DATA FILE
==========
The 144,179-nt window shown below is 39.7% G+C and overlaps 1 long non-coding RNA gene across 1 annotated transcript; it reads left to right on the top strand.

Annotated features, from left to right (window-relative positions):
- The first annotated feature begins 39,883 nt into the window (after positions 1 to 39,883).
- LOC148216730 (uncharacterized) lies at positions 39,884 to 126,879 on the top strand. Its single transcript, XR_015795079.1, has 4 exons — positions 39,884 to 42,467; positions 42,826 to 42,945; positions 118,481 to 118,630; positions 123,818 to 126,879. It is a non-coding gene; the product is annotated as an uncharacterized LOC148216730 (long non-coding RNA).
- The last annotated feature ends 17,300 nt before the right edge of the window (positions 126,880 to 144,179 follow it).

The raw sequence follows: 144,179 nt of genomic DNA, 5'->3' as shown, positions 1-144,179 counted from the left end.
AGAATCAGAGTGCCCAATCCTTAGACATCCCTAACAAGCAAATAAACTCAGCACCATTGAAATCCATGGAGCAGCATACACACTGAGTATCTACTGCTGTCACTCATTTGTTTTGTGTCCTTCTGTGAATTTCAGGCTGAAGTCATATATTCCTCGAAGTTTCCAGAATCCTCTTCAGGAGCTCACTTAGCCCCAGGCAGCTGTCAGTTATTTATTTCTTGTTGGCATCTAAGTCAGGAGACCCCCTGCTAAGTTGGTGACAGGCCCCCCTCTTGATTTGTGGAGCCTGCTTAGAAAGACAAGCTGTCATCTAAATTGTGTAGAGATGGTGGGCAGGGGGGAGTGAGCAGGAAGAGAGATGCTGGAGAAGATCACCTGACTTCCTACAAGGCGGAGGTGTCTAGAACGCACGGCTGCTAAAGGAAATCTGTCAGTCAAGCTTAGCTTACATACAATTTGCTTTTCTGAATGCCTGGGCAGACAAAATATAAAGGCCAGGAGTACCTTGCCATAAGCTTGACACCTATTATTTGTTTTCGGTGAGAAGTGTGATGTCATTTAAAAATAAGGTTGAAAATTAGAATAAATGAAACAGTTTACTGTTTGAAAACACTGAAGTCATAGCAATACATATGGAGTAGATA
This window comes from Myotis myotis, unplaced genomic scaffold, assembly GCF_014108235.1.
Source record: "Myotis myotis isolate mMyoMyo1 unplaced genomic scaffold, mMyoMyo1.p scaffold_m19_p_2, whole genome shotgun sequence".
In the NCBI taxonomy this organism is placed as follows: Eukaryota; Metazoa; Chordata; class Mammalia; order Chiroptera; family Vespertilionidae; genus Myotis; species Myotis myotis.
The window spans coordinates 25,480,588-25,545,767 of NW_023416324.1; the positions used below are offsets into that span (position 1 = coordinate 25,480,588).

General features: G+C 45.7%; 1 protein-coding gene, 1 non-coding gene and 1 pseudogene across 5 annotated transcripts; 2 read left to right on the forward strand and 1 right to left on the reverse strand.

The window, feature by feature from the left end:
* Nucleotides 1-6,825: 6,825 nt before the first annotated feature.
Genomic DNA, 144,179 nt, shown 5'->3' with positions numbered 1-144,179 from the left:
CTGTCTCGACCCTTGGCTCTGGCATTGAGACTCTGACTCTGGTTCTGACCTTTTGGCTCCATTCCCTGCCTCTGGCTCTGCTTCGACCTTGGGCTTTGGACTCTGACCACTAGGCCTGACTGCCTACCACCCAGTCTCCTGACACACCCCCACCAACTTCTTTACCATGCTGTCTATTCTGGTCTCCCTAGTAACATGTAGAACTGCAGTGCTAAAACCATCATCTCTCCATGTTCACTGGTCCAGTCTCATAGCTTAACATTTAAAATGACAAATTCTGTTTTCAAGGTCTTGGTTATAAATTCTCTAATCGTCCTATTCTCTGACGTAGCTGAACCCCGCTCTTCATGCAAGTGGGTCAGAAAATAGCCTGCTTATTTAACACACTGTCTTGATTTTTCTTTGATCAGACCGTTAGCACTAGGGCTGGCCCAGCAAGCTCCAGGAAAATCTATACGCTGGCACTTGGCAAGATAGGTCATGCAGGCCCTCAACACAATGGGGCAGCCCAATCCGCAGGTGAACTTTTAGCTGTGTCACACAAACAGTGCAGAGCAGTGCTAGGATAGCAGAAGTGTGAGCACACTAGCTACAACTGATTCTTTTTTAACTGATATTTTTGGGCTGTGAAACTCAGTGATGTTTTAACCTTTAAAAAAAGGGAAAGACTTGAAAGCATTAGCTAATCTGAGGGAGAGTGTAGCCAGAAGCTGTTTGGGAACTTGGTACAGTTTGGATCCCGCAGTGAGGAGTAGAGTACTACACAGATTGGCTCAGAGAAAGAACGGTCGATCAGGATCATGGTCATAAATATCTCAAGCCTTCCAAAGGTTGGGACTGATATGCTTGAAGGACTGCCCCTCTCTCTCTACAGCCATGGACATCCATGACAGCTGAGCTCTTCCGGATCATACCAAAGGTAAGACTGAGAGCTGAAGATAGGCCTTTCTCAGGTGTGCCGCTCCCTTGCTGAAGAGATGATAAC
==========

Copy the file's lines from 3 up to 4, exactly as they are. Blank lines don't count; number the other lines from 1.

- The first annotated feature begins 39,883 nt into the window (after positions 1 to 39,883).
- LOC148216730 (uncharacterized) lies at positions 39,884 to 126,879 on the top strand. Its single transcript, XR_015795079.1, has 4 exons — positions 39,884 to 42,467; positions 42,826 to 42,945; positions 118,481 to 118,630; positions 123,818 to 126,879. It is a non-coding gene; the product is annotated as an uncharacterized LOC148216730 (long non-coding RNA).